Our story





My story

Tomorrow is my youngest sons second birthday, he’s not with us. I bought him a present, just a small push along toy; I put it in the Christmas gift appeal box at the leisure centre. My husband has taken the afternoon off work tomorrow so we can go out for Finn’s birthday lunch; we’ll not be lighting candles. 11 weeks from now will be the second anniversary of Finn’s death. Writing that has made me cry again but I’m happy, I know it sounds crazy but I really am. I can’t begin to put into words, and even if I could I wouldn’t want to, the pain I feel every day and every night over losing Finn. There’s a deep unnatural sadness in me that will never go away, some days it’s sharper than others but it’s always there. The most important thing is that I’ve realised that happy and sad aren’t opposites, they can co-exist, and they do. I’m writing in a rare free moment when Finn’s amazing, kind and intelligent older brother Rory (3 going on 40) is at nursey, and my beautiful smiley 5-month-old daughter Easkey sleeps peacefully upstairs. It would do them a huge disservice, and would be thoroughly dishonest, to say that I’m not 100% beamingly happy when I catch either one of them doing…anything really, those strange little creatures are my world. I’m also blessed to have a very good-looking husband, there’s obviously more to Paul than that but it’s definitely a stand out feature and I love him more than I ever really get around to telling him. 

I haven’t figured out why I’m writing this yet other than I know there’s too much in my head and despite everything, my life is good, and I can’t afford to go crazy. Unfortunately, what goes through my head isn’t just the normal grief and longing you’d expect, it’s also intense frustration. We don’t know why Finn died. We know why he was in hospital, we know he had cystic fibrosis, and we know all the measures that had been put in place specifically to ensure that what happened to him couldn’t happen. But it did. My son was only 9 weeks old, had been born almost 6 weeks early, was recovering from a major operation, was being trialled off respiratory medication and was left, unmonitored and unattended in a room entirely by himself. We don’t know how long he was alone before a nurse found him unresponsive. We don’t know because no-one wrote any nursing notes until 4 days after Finn’s arrest. We don’t know because the timeline the nurses report from that night leaves a 20-minute gap between him being found and the alarm being raised. We don’t know because 3 nurses independently gave 3 different stories, none of which are backed up by medical notes and all of which directly conflict with statements from his consultants. We don’t know because during the 6-month investigation these facts were described but no one cared enough to go back and try to align the information and get to the truth; glaring mistakes and contradictions were signed off by the highest board members within the NHS trust without a second thought. When I should be remembering my son as the beautiful baby he was, the amazing person he would have become, I’m trawling through medical notes, reading through statements and googling terminology from his post mortem. No mother should have to take responsibility for understanding her own son's post mortem.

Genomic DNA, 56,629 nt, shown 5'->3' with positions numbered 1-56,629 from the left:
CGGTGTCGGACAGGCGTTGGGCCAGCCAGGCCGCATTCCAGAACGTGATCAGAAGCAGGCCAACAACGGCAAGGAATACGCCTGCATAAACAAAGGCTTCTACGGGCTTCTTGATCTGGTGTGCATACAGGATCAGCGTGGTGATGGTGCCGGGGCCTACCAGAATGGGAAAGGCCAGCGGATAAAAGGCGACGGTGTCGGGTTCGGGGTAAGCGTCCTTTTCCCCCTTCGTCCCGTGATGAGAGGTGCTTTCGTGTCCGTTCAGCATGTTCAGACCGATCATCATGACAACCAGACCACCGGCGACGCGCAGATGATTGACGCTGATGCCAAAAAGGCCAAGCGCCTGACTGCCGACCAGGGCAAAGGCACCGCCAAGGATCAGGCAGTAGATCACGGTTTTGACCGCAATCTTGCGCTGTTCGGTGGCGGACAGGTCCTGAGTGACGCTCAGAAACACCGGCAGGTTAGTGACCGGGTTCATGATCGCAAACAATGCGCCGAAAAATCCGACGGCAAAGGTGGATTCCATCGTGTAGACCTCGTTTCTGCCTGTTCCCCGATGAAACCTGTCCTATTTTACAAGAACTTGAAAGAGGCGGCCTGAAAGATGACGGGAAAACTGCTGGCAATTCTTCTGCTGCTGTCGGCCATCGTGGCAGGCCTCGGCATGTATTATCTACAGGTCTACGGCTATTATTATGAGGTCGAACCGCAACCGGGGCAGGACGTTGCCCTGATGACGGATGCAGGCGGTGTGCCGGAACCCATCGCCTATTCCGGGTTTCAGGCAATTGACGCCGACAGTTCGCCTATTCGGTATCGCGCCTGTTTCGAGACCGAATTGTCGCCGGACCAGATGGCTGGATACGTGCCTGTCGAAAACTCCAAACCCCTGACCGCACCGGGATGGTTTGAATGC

Maybe I’m writing this to ensure that Finn remains my son, that when I’m finally able to move beyond the final days of his life, the memories I want to keep haven’t been lost or stolen by those who just want to sign the papers and file him away. Because my son is more than just paperwork and I’m scared of forgetting that.

Finn’s story:

Finn was born with meconium ileus, essentially his bowel became blocked before he was born and then burst. He was born at 34 weeks, we’d had a slight worry over a scan a few days previously, but I’d been assured it was most likely nothing and I’d just be rescanned the following week to check. I’m a pretty level-headed person usually, yes, I google everything before I go to the doctors or even take my car to the garage but I am/was a scientist so I understand odds and probability and I’m not easily panicked. I panicked over that scan though. A few things had popped up in my extensive googling, cystic fibrosis being one. Both me and my husband come from large families with no history of cystic fibrosis, a life-shortening genetic disorder, and we already had a healthy son, so I worked out the probability and it was very, very, very low. I couldn’t shake my bad feeling. 

Finn had cystic fibrosis, it wouldn’t be confirmed until he was 2 weeks old but in the end I wasn’t shocked, devasted, but not shocked to be told it on our first visit to the ‘comfy seats’.